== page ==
"On 'patrem', to eliminate too much plosive on the 'p', use a 'b' or even an 'm'."
"I shocked myself when I looked up largamente in a dictionary. It means 'broadly sustain without a change in tempo.' Elgar used it for slowing down, so Ralph Vaughan Williams probably did, too."

Haydn's Lord Nelson Mass

"It is very emotional."
"On 'eleison', make 'son' into 'sauna'."
"On 'kyrie', say 'eh' on the end, not the 'aaee' diphthong."
"We have to remember that Mozart and Haydn were writing symphonies, and the voices are but a part. If we expect to hear the same thing here (in the concert hall with full orchestra) as we heard in rehearsal, we'd be emasculating the composition."

Mozart's Coronation Mass:

"The Haydn reminds me of the Vietnam War. Then, when I open the Mozart, there is no other mind."
"On Ky ri e, the emotional and psychological point is Ky. It is establishing the Almighty in contrast to the pathetic nature of man (kids shooting other kids in school), so use f on Ky and p on the remaining syllables."
"Add a 'd' in front of the ri on both Ky dri e and Glo dri a."
"On 'misere', use something between an 's' and a 'z'."
"On 'amen', make sure the 'ah' ends so 'm' can come before the beat."
"We need more 'v' on 'voluntatis', so add a little 'f' with more lip. I've never used it before (foluntatis) but it almost works! "
"Get off the 'mus' in 'agimus'."
"Mozart was not like Beethoven. He wasn't fulfilling the text, but almost hoping the text will fulfill the music."

Howell's Requiem:

"Sweet piece, isn't it? So that you don't have more fun listening than singing, get the sonorities out."

Britten's A.M.D.G.:

"It may not be a great piece, but it's a departure, extraordinarily creative. It's as if he's making up a new music."
"I want a drumming quality from the men. Be percussion instruments, but more sostenuto when you take the verse in the middle."

Britten's Sacred & Profane:

There are some very tricky and dissonant chord movements for which Mr. Shaw had to split out parts and add them back one at a time or work as duets. It was the only time in the entire two weeks he was required to do so.
"Basses, think bass clarinet."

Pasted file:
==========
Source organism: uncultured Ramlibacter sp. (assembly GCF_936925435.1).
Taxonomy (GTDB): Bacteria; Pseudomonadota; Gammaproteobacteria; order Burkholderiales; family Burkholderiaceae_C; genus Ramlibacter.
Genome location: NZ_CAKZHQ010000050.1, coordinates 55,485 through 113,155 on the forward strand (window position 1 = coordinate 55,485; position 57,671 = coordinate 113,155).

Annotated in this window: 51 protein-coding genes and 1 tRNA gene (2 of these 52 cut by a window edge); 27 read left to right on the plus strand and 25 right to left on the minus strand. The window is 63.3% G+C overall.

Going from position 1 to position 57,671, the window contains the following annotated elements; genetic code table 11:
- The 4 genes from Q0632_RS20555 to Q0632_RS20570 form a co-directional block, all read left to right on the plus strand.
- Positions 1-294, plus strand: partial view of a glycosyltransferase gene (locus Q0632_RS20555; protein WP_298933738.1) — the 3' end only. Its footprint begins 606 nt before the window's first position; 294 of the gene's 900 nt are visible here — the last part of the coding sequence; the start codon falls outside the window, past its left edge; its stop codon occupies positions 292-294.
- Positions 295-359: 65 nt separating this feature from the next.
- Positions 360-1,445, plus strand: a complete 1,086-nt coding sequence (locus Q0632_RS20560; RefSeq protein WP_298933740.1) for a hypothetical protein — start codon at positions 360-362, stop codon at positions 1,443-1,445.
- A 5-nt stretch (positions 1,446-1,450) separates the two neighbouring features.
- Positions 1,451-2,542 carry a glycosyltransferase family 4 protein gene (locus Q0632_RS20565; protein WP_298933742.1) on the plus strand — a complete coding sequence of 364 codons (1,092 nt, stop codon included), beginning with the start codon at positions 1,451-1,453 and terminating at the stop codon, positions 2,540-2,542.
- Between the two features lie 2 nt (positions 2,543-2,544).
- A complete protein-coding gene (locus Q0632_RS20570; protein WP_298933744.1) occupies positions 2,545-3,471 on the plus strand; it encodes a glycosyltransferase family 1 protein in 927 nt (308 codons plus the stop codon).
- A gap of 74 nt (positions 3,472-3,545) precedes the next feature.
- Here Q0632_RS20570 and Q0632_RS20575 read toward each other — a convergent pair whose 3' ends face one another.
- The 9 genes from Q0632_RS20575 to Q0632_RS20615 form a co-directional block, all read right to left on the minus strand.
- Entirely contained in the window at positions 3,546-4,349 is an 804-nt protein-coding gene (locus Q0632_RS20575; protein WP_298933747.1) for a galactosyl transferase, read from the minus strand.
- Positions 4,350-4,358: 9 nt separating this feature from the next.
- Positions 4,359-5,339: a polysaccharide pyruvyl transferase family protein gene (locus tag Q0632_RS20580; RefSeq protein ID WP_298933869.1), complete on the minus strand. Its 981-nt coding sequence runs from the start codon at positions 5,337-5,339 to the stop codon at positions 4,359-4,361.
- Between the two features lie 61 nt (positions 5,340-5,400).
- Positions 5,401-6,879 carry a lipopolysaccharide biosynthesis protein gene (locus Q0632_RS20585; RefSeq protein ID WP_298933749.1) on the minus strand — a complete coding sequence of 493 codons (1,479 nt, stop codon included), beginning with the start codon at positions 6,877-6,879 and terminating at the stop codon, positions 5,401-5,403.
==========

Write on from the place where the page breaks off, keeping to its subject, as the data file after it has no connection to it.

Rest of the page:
The title of this paper demands a personal strategy in the use of Robert Shaw's methods of working with music. As I stated in the Introduction, I will not be using these techniques to instruct a choir. Rather, I will use them myself when singing in a choir, when preparing and performing solo works (as appropriate), and for teaching my vocal students how to analyze and practice a work before performance. I already teach light lyricism (per Dr. Doscher), but will add some of his exercises to warmup periods for both myself and my students. I will also, if Mr. Leatherman wishes, give a report to our choir on my experiences here and provide copies of this paper to its members.

A summarizing note I wrote to myself states, "Standard practice procedure: light warmups, "dah, dah" or count-sing music, do words evenly but heavily pronounced, check dynamics and emphasis, and finally put it all together to perform."It is incomplete. To this group, Mr. Shaw said, "I don't worry about interpretation with you." However, in a less professional environment, obviously, more work must be done on interpretation. The ideas he has given us on ways to approach music are very logical and are broken down into enough small steps to enable anyone serious about a work to truly study it for the best way to present it, whether it be for a choir, or for a soloist.


Mr. Shaw always wears navy blue pants and shirts, and black fringed loafers. He has silver hair and glasses to read music with. The first week, he sweated a lot, more in the afternoon, when his hair became soaked...he had a towel handy, so I presume this is normal for him. He once offered a free kidney to anyone who needed it: "never been used!"

Sometimes he conducts with his elbows high as UPbeats, rather like he was trying to lift the sound. In fact, he uses the word "lift" occasionally. He quietly and breathlessly sings for rhythm keeping along (not necessarily on pitch), occasionally checking his electronic metronome on the podium for tempo accuracy. He talks over the warm-ups and the music. When first directing for expressiveness (after all of the scut work), Mr. Shaw bent over, almost squatting, and began swinging his body into the wave of sound.

When he tires, his normally large and resonant voice begins to sound like Garrison Keillor at the end of "Lake Wobegon".

One of his regular singers said that his second wife died about two years after they renovated an old inn in Southern France. She was quite a bit younger than he. He'd complained about how much money she spent on the renovation. I imagine he was sorry later that he had.

He has a son at Yale (Harvard?) who is apparently a brilliant actor, landing a lead in his freshman year, and who will probably become a playwright.

His Stories, most of which were for laughter's sake:

RE Symphony of Psalms by Stravinsky: "'I cannot write a note until I've decided on the tempo,' was Stravinsky's claim. Hindemith made fun of him by saying, 'He sat down at the piano and fooled around until he found an idea that he'd like to write on... One day he found the minor 3rd and wrote the entire piece!'"

"The poetry came from the goliards. Even when the poems are in German, their schools existed only in Italy, so use Italian Latin, not German Latin, in 'Carmina Burana'."